Adhering to the strict guidelines of Dogme filmmaking, Danish director Susanne Bier takes potentially melodramatic material and strips it down into something quite affecting in the constantly surprising "Open Hearts".
It's all still according to the Dogme 95 manifesto with all its rules regarding the use of nothing other than available ambient light and sound, but unlike most of those previous pared-down efforts, it's Dogme with a strong emotional backbone.
The first of Bier's successful features to be released in North America, Denmark's foreign-language Oscar submission should attract some handsome art house business for distributor Newmarket Films, particularly given its eyebrow-raising premise.
In less capable hands, the story about a doctor who has an intense affair with the woman whose fiance is seriously injured after being hit by a car driven by the doctor's wife would leave a big, messy trail of soapy suds in its path. But Bier, working from a screenplay by Anders Thomas Jensen ("The King Is Alive"), deftly brings any hand-wringing notions of tragic fate down to more conceivable, earthbound levels.
Through the effective use of some playful banter, Bier neatly and quickly establishes the attentive, loving relationship between the recently engaged Cecilie (Sonja Richter) and Joachim (Nikolaj Lie Kaas).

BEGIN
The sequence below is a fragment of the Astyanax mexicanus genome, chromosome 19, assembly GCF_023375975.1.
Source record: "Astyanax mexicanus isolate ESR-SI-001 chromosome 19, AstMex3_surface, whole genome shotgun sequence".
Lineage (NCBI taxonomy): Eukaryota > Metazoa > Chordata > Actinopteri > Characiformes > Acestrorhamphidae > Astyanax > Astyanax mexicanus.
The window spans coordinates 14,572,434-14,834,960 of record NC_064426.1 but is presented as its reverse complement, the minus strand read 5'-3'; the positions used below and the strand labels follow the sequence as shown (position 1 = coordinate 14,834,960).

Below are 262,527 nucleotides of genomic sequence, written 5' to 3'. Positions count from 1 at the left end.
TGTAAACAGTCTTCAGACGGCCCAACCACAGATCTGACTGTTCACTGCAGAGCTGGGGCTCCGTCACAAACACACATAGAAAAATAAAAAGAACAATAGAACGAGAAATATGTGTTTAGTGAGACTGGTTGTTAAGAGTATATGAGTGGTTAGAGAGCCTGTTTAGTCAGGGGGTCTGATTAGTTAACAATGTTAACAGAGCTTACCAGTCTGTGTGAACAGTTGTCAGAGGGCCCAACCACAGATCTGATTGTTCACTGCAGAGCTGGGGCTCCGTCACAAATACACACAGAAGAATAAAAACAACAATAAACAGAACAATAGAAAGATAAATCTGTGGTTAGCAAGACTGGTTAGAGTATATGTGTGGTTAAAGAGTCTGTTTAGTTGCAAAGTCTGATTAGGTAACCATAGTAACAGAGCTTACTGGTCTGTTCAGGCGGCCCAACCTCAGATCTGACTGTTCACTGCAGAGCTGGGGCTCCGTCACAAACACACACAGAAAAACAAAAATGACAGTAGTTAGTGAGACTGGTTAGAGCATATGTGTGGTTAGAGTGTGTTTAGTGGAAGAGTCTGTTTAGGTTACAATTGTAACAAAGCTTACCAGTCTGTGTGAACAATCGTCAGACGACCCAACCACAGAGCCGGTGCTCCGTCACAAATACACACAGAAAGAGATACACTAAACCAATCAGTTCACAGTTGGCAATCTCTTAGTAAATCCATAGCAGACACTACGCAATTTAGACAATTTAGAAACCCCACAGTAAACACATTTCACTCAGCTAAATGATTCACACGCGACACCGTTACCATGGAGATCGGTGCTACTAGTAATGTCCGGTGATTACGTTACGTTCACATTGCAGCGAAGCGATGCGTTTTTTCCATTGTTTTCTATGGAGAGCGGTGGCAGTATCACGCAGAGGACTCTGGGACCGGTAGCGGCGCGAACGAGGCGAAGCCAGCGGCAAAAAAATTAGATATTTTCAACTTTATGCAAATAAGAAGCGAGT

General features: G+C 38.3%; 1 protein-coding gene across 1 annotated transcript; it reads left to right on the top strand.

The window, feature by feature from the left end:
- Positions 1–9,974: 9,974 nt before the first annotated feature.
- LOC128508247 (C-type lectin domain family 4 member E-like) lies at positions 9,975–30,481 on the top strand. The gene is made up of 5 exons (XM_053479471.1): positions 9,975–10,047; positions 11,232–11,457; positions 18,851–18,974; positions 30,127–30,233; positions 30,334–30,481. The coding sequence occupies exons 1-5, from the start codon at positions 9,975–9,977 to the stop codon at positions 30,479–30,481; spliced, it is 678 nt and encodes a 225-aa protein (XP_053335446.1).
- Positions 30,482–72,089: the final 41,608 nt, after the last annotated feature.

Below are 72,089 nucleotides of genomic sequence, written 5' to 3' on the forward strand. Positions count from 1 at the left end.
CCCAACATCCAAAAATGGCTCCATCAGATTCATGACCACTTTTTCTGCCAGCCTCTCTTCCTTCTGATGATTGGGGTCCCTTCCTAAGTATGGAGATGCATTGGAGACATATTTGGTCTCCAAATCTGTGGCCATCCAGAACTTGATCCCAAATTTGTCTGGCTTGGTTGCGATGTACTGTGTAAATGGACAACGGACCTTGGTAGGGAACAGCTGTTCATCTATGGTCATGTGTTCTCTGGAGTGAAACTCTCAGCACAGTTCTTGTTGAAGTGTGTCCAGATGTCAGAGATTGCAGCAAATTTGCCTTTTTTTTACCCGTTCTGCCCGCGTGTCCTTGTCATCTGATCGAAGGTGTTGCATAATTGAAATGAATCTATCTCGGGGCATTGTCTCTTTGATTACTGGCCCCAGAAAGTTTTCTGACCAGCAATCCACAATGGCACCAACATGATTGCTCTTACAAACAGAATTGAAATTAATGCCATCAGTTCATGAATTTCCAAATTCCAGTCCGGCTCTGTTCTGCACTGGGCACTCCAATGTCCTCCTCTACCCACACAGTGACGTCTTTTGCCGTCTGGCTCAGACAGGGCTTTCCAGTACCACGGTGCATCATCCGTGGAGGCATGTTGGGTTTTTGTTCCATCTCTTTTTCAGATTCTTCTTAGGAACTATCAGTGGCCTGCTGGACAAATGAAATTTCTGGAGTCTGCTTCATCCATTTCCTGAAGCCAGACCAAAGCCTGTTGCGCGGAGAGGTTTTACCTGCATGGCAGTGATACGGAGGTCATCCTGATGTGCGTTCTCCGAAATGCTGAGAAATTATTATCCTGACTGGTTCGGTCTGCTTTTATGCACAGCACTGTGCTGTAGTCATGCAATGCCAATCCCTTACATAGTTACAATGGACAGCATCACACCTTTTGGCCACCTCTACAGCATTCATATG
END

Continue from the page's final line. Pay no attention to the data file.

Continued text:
Just as swiftly, however, their lives together are brutally altered after the accident that renders Joachim physically and emotionally paralyzed.
As it turns out, Marie (Paprika Steen), the driver of the vehicle that hit him, had been quarreling with her daughter, Stine (Stine Bjerregaard) at the time, and, obviously guilt-ridden, she asks her husband, Niels (Mads Mikkelsen), who works at the hospital where Joachim was taken, to help Cecilie through the ordeal. The professional courtesy ultimately turns very personal as Niels and Cecilie end up falling into each others arms with repercussions that prove to be every bit as shattering as that car accident.
Miraculously, Bier, Jensen and her exceptional cast manage to sidestep every potential wince-inducing, melodramatic land mine, keeping it all very real despite those highly stacked odds.
In the absence of kitchen-sink villains and manipulative string sections (Dogme rules prohibit any kind of dramatic underscoring), a great deal of authentic, unfiltered poignancy is allowed to seep through.
At a point when the whole Dogme exercise seemed to be losing creative steam, along comes Bier with welcome filmmaking substance to invigorate the stripped-down style.
Director: Susanne Bier
Screenwriter: Anders Thomas Jensen
Based on an idea by Susanne Bier
Executive producer: Peter Aalbaek Jensen
Director of photography: Morten Soborg
Editors: Pernille Bech Christensen, Thomas Krag
Music: Jesper Winge Leisner
Cecilie: Sonja Richter
Niels: Mads Mikkelsen
Joachim: Nikolaj Lie Kaas
Marie: Paprika Steen
Stine: Stine Bjerregaard
Running time -- 114 minutes
MPAA rating: R